International Berlin

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Like most of Europe’s capital cities, Berlin is always being influenced by people and ideas coming from overseas.

The evidence of this can be seen everywhere, from The Sony Centre in Potzdammer Platz to the Vietnamese restaurants of Friedrichshain-Kreuzberg. DeutschAkademie itself is a good example of this: students here come from all continents of the world.

Much like in London and New York, migration has shaped much of Berlin’s history: the arrival of workers from Turkey and refugees from countries like Vietnam saw the population of some districts change dramatically.

But what seems to be unique about Berlin is just how quickly it has become cosmopolitan. Even in the last few years, established immigrant groups have been joined by new waves of European, American, Chinese and Russian migrants coming to make a life for themselves.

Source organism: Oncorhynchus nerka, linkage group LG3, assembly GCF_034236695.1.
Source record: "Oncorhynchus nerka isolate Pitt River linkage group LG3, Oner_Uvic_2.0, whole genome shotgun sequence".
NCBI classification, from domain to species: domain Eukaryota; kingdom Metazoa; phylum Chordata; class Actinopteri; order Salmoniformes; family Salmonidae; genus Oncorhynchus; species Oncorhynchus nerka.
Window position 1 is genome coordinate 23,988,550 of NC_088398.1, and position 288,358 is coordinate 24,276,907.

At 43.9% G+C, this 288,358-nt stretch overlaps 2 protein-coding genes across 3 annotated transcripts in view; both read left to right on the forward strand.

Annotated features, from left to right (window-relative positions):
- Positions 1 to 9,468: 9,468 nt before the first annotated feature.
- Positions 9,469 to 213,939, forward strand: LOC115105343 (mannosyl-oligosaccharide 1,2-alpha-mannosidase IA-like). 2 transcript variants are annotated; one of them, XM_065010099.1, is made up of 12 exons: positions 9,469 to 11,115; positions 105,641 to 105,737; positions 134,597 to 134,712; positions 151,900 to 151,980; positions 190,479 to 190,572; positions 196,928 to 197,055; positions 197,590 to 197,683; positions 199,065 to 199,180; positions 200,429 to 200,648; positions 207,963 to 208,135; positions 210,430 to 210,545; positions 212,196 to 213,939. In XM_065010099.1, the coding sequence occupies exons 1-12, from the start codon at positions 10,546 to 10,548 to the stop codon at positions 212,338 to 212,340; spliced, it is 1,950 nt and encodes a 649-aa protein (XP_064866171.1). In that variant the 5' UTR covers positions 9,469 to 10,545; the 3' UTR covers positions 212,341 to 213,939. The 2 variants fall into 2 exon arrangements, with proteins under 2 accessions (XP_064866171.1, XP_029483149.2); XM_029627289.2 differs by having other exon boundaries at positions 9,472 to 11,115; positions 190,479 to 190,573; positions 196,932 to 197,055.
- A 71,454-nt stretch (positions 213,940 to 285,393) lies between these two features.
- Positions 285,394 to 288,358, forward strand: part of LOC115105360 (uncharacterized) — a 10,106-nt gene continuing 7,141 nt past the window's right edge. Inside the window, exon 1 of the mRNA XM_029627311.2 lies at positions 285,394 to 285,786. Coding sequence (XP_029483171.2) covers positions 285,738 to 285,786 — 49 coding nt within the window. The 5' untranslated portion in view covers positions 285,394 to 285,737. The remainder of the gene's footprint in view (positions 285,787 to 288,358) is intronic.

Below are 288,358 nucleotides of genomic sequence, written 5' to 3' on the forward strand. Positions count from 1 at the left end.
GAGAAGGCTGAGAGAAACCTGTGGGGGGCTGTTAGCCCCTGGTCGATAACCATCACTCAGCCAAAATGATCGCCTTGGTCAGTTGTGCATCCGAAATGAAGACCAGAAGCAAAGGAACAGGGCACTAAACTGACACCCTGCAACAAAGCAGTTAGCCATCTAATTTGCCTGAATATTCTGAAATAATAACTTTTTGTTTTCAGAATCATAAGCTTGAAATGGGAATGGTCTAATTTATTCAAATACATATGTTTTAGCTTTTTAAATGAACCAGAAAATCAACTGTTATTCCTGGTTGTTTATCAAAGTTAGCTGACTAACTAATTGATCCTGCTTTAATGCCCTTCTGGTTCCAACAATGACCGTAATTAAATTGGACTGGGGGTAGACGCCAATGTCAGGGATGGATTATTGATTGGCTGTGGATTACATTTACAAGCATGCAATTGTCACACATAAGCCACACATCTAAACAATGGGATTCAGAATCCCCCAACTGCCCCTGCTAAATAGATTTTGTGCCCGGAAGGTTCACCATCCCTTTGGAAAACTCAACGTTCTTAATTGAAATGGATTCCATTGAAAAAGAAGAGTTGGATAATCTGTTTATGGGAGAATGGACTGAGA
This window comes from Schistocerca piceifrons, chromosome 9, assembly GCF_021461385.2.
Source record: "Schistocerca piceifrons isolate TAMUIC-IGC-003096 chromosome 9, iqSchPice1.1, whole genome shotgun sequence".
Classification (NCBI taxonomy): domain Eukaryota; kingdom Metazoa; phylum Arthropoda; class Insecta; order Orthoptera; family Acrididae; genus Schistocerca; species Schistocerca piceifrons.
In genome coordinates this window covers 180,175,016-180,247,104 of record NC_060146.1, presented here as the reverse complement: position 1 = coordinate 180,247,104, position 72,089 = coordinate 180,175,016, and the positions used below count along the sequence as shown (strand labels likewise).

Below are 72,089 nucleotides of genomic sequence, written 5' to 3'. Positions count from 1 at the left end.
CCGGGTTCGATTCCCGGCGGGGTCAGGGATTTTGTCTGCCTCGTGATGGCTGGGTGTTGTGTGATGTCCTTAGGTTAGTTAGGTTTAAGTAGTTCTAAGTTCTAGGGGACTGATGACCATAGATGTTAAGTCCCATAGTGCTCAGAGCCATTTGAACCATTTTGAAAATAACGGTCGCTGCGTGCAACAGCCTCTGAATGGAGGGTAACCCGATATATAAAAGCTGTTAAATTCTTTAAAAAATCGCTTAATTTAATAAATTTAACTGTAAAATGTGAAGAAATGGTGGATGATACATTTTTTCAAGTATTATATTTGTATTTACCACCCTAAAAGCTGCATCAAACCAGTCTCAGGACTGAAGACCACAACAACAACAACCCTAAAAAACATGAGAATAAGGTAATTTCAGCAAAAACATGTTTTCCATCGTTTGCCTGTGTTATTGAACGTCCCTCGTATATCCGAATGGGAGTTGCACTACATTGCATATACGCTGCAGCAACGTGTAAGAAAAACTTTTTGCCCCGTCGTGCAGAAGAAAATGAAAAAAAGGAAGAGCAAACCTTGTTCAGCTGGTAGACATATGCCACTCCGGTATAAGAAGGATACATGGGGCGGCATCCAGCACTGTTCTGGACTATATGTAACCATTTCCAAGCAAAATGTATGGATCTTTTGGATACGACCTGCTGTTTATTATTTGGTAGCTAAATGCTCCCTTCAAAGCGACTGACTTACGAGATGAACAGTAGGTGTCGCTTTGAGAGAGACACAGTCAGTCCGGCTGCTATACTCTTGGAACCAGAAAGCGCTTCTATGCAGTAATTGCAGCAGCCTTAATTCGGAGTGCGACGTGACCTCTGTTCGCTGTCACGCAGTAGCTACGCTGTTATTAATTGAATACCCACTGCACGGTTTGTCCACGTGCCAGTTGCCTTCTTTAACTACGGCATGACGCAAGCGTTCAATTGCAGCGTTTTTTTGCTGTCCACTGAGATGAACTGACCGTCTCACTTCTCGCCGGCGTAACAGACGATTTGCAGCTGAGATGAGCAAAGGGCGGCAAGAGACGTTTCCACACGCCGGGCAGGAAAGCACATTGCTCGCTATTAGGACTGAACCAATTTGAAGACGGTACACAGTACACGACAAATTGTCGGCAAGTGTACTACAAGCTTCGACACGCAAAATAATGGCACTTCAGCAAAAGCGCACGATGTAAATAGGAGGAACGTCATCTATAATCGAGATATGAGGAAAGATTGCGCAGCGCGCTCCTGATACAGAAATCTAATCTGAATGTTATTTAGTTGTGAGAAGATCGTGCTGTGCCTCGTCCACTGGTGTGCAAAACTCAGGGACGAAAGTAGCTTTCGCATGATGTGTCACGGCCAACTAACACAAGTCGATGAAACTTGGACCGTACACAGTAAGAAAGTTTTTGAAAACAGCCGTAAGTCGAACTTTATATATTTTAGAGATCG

Even your blogger, who has lived in the English cities of London and Birmingham (both home to many foreigners) was surprised at the number of nationalities he encountered on the streets of Berlin.

And with this inflow of people from overseas comes foreign business, capital and culture. Names like Starbucks and H&M are as familiar to Berliners as they are to New Yorkers and Londoners.

As in all big cities, there will always be debates here about the benefits and drawbacks of migration and globalisation. Yet for many, Berlin’s  status as an international city seems to be less a cause for soul-searching but for excitement and celebration.